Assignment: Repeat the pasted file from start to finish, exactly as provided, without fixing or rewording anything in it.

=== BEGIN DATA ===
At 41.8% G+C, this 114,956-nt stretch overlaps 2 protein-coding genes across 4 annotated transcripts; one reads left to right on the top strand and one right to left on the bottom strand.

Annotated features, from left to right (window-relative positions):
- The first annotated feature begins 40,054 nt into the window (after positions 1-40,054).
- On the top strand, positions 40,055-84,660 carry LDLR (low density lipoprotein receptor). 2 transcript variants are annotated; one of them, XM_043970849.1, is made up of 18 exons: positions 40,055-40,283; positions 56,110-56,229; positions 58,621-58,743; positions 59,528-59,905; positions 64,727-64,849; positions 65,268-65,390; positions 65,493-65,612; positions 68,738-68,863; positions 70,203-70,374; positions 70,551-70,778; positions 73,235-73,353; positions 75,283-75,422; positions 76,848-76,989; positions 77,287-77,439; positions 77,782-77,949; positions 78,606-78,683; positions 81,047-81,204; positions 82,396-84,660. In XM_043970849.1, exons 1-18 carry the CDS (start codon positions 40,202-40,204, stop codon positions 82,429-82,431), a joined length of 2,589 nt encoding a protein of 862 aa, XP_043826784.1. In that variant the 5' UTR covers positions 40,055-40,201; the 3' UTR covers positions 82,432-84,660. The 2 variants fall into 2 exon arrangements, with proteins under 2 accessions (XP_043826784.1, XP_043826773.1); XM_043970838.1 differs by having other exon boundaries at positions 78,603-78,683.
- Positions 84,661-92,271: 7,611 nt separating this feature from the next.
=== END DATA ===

At 41.8% G+C, this 114,956-nt stretch overlaps 2 protein-coding genes across 4 annotated transcripts; one reads left to right on the top strand and one right to left on the bottom strand.

Annotated features, from left to right (window-relative positions):
- The first annotated feature begins 40,054 nt into the window (after positions 1-40,054).
- On the top strand, positions 40,055-84,660 carry LDLR (low density lipoprotein receptor). 2 transcript variants are annotated; one of them, XM_043970849.1, is made up of 18 exons: positions 40,055-40,283; positions 56,110-56,229; positions 58,621-58,743; positions 59,528-59,905; positions 64,727-64,849; positions 65,268-65,390; positions 65,493-65,612; positions 68,738-68,863; positions 70,203-70,374; positions 70,551-70,778; positions 73,235-73,353; positions 75,283-75,422; positions 76,848-76,989; positions 77,287-77,439; positions 77,782-77,949; positions 78,606-78,683; positions 81,047-81,204; positions 82,396-84,660. In XM_043970849.1, exons 1-18 carry the CDS (start codon positions 40,202-40,204, stop codon positions 82,429-82,431), a joined length of 2,589 nt encoding a protein of 862 aa, XP_043826784.1. In that variant the 5' UTR covers positions 40,055-40,201; the 3' UTR covers positions 82,432-84,660. The 2 variants fall into 2 exon arrangements, with proteins under 2 accessions (XP_043826784.1, XP_043826773.1); XM_043970838.1 differs by having other exon boundaries at positions 78,603-78,683.
- Positions 84,661-92,271: 7,611 nt separating this feature from the next.